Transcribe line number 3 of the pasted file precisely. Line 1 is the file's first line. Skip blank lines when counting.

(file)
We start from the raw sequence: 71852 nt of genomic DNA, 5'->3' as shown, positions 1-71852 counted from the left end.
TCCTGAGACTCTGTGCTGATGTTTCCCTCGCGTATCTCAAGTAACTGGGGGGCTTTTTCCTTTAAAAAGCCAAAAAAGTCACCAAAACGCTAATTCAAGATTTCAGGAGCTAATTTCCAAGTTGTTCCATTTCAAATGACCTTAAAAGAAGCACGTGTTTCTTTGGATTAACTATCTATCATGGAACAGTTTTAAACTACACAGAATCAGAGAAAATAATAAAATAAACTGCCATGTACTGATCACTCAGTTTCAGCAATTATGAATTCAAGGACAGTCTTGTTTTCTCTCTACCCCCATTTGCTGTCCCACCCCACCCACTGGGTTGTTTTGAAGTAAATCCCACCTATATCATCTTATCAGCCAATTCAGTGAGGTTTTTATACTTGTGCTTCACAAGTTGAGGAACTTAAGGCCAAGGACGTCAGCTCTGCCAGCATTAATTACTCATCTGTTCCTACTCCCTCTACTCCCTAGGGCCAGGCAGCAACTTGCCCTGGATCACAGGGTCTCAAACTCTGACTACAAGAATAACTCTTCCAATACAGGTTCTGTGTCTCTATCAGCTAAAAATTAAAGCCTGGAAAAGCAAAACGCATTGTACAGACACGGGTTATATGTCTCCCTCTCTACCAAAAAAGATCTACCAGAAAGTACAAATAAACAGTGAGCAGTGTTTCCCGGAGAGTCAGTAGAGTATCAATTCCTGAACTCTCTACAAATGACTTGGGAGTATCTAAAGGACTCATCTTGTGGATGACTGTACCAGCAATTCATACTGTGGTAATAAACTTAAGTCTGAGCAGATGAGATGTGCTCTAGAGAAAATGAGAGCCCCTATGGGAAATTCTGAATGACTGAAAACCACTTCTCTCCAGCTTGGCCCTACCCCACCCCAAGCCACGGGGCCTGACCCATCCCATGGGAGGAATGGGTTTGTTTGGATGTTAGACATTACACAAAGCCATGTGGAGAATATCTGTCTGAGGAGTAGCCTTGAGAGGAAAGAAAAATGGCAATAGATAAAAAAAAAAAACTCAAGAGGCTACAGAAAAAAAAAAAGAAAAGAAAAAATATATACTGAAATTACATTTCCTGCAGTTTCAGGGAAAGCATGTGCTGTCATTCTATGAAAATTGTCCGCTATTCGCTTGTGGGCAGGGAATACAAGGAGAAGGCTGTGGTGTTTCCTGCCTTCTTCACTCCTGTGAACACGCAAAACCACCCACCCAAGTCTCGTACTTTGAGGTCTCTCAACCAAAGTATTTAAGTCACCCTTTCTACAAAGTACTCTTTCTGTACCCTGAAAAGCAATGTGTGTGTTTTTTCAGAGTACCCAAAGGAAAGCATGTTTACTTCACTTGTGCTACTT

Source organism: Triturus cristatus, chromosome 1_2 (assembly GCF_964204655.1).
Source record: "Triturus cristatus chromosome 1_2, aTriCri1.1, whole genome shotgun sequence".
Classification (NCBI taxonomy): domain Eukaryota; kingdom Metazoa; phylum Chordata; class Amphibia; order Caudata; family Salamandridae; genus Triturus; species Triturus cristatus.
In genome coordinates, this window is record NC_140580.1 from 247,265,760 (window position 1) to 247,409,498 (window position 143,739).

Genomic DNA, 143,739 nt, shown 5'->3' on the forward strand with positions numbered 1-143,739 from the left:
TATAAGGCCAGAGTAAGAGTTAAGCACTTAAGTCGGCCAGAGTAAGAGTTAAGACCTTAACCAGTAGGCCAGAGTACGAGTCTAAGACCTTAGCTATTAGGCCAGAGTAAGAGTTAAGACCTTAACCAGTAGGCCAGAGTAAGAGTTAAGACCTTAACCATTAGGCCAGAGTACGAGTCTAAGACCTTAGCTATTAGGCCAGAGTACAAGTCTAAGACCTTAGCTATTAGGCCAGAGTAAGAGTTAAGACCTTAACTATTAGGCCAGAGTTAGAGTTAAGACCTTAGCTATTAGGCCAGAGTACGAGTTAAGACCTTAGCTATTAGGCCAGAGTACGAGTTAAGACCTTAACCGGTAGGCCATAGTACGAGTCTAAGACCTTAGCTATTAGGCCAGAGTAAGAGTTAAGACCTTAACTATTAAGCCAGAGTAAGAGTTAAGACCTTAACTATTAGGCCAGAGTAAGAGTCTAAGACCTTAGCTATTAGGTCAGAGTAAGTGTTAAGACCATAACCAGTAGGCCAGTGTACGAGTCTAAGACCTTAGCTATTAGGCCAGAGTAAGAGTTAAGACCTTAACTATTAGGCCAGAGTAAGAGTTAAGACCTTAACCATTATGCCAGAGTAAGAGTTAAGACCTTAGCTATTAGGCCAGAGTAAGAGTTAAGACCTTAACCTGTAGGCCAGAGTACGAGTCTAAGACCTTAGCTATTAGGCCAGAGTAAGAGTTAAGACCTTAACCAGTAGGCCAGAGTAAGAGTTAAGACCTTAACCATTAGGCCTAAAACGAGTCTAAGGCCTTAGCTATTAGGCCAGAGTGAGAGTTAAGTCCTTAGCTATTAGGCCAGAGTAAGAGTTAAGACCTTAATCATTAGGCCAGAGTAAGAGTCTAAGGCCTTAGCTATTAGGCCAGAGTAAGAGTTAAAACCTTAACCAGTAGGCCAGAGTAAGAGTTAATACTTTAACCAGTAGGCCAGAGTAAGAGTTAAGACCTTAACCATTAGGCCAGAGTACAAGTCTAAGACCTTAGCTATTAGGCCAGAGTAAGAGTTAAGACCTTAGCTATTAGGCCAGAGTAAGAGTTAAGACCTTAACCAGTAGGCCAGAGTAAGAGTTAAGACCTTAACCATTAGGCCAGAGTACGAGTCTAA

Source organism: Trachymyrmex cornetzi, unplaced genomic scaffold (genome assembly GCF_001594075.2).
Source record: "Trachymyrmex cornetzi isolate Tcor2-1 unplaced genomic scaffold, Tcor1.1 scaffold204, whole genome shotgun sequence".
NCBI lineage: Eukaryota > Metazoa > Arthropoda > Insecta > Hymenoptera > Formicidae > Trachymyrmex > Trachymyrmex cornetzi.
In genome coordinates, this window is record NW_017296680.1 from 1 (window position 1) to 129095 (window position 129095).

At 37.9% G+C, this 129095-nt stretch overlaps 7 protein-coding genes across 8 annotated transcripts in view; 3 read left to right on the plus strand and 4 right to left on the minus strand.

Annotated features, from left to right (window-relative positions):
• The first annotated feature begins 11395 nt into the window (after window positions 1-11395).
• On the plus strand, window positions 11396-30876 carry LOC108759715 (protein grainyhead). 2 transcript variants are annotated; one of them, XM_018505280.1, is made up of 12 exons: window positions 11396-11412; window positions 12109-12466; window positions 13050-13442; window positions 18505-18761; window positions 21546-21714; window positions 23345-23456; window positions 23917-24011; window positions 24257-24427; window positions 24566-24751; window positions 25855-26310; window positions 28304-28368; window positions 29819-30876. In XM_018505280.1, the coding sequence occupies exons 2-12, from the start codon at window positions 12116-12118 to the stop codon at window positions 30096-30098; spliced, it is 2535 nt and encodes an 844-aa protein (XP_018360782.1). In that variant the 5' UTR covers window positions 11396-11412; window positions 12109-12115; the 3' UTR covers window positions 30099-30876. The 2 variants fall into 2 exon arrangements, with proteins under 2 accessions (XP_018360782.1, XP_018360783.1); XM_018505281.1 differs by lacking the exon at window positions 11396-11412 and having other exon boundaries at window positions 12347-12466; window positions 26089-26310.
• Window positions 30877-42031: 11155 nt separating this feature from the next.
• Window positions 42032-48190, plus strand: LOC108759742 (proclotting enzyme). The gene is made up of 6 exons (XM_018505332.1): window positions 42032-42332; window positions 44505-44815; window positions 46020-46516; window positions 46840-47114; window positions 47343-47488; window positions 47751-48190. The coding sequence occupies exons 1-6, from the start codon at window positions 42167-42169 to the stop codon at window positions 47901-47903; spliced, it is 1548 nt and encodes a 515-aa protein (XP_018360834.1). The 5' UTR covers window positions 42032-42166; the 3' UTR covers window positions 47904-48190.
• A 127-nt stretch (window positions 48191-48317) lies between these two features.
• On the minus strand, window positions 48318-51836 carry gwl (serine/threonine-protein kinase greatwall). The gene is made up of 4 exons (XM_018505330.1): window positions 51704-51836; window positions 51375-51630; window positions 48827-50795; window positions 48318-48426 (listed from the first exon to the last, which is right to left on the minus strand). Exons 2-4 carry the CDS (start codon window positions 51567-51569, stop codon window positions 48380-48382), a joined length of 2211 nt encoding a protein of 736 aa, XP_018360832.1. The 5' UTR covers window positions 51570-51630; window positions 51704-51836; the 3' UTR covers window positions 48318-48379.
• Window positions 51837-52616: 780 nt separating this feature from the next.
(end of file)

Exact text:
Source organism: Triturus cristatus, chromosome 1_2 (assembly GCF_964204655.1).